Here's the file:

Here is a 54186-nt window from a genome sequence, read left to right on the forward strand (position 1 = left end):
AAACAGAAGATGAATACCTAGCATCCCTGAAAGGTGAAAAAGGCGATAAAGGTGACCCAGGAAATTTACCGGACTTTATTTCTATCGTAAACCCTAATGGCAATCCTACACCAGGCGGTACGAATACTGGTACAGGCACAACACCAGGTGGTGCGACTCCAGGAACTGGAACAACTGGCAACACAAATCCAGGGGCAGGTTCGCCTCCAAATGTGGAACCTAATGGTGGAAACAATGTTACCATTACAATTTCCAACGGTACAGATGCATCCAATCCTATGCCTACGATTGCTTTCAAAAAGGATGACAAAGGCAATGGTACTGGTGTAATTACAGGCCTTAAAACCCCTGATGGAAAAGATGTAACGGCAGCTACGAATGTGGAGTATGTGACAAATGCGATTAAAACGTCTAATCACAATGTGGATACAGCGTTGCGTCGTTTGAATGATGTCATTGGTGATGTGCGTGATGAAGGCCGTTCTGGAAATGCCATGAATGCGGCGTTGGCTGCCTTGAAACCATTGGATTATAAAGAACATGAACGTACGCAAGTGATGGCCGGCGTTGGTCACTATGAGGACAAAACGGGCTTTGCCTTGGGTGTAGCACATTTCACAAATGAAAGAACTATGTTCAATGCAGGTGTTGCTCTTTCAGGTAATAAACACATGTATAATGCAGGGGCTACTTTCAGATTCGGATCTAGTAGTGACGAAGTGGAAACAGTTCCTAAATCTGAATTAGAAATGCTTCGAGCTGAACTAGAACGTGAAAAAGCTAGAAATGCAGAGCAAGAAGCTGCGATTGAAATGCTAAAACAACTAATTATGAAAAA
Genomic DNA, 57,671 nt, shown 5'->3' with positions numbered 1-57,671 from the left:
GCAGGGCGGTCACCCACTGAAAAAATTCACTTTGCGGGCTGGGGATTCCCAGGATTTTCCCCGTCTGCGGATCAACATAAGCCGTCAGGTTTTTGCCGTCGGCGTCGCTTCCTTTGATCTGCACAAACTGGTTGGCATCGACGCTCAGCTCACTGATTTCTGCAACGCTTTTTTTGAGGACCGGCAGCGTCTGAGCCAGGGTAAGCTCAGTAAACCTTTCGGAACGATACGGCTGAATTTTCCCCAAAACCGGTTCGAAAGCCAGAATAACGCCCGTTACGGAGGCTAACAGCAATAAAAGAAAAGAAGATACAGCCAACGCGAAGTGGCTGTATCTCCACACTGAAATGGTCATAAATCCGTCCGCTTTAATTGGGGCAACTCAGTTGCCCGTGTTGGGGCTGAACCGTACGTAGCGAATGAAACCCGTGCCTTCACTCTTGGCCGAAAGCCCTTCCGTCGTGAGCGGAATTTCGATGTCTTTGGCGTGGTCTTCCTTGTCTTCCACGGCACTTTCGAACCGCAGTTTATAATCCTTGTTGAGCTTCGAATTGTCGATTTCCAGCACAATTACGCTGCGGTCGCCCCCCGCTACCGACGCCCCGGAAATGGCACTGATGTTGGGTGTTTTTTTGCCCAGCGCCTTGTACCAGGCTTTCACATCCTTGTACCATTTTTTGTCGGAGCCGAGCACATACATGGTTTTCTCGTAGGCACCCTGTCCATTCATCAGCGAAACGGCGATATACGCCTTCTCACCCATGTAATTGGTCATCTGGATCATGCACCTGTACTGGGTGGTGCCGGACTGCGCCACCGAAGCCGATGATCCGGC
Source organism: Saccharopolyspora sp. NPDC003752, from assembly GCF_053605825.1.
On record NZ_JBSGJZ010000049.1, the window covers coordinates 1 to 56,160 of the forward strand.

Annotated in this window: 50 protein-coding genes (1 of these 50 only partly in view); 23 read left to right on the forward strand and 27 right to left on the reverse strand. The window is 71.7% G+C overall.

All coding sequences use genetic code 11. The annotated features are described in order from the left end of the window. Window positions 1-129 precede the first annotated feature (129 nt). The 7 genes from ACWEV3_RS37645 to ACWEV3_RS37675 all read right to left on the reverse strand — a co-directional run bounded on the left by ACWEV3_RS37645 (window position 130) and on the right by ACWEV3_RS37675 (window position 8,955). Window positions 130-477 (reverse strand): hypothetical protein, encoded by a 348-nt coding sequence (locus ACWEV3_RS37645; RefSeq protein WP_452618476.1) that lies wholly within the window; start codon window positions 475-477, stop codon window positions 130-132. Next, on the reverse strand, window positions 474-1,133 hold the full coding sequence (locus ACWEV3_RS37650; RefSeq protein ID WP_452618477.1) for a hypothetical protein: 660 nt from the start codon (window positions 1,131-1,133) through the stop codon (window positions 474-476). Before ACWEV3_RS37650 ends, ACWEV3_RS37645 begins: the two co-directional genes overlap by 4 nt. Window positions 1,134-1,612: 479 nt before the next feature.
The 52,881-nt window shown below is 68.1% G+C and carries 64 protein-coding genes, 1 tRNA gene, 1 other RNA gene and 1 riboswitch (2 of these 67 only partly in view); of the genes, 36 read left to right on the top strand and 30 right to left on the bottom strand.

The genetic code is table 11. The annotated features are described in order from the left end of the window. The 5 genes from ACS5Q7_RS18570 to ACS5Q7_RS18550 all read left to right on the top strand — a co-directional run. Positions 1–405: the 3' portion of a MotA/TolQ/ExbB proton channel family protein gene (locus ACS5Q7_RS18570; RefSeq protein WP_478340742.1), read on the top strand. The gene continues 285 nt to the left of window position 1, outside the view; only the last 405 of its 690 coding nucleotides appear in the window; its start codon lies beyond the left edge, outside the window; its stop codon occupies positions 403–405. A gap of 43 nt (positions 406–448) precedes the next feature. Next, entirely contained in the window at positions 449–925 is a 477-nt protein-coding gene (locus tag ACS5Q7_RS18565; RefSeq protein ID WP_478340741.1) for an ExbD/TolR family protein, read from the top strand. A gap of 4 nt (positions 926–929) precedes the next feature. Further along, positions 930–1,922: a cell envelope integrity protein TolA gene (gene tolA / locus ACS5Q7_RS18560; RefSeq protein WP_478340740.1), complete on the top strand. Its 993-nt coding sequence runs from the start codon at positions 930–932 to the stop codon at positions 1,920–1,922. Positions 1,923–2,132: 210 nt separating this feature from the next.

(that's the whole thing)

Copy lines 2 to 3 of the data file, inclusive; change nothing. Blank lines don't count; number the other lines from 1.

AAACAGAAGATGAATACCTAGCATCCCTGAAAGGTGAAAAAGGCGATAAAGGTGACCCAGGAAATTTACCGGACTTTATTTCTATCGTAAACCCTAATGGCAATCCTACACCAGGCGGTACGAATACTGGTACAGGCACAACACCAGGTGGTGCGACTCCAGGAACTGGAACAACTGGCAACACAAATCCAGGGGCAGGTTCGCCTCCAAATGTGGAACCTAATGGTGGAAACAATGTTACCATTACAATTTCCAACGGTACAGATGCATCCAATCCTATGCCTACGATTGCTTTCAAAAAGGATGACAAAGGCAATGGTACTGGTGTAATTACAGGCCTTAAAACCCCTGATGGAAAAGATGTAACGGCAGCTACGAATGTGGAGTATGTGACAAATGCGATTAAAACGTCTAATCACAATGTGGATACAGCGTTGCGTCGTTTGAATGATGTCATTGGTGATGTGCGTGATGAAGGCCGTTCTGGAAATGCCATGAATGCGGCGTTGGCTGCCTTGAAACCATTGGATTATAAAGAACATGAACGTACGCAAGTGATGGCCGGCGTTGGTCACTATGAGGACAAAACGGGCTTTGCCTTGGGTGTAGCACATTTCACAAATGAAAGAACTATGTTCAATGCAGGTGTTGCTCTTTCAGGTAATAAACACATGTATAATGCAGGGGCTACTTTCAGATTCGGATCTAGTAGTGACGAAGTGGAAACAGTTCCTAAATCTGAATTAGAAATGCTTCGAGCTGAACTAGAACGTGAAAAAGCTAGAAATGCAGAGCAAGAAGCTGCGATTGAAATGCTAAAACAACTAATTATGAAAAA
Genomic DNA, 57,671 nt, shown 5'->3' with positions numbered 1-57,671 from the left: